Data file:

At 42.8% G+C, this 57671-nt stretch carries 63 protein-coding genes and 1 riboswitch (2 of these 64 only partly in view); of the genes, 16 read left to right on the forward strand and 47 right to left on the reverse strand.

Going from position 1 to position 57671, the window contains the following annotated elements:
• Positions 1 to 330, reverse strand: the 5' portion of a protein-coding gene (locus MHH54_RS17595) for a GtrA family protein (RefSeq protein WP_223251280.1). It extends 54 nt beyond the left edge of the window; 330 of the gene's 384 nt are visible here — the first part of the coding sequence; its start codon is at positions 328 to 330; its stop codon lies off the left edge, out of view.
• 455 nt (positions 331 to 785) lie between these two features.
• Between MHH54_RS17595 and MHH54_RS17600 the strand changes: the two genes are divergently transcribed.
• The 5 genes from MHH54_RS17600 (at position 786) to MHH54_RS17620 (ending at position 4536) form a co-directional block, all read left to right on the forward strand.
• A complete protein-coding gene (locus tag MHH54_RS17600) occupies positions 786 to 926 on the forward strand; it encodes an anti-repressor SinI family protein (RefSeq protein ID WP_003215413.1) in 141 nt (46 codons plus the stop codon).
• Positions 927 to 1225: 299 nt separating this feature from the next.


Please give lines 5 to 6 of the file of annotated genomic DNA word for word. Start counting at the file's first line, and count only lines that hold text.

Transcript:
• Between MHH54_RS17595 and MHH54_RS17600 the strand changes: the two genes are divergently transcribed.
• The 5 genes from MHH54_RS17600 (at position 786) to MHH54_RS17620 (ending at position 4536) form a co-directional block, all read left to right on the forward strand.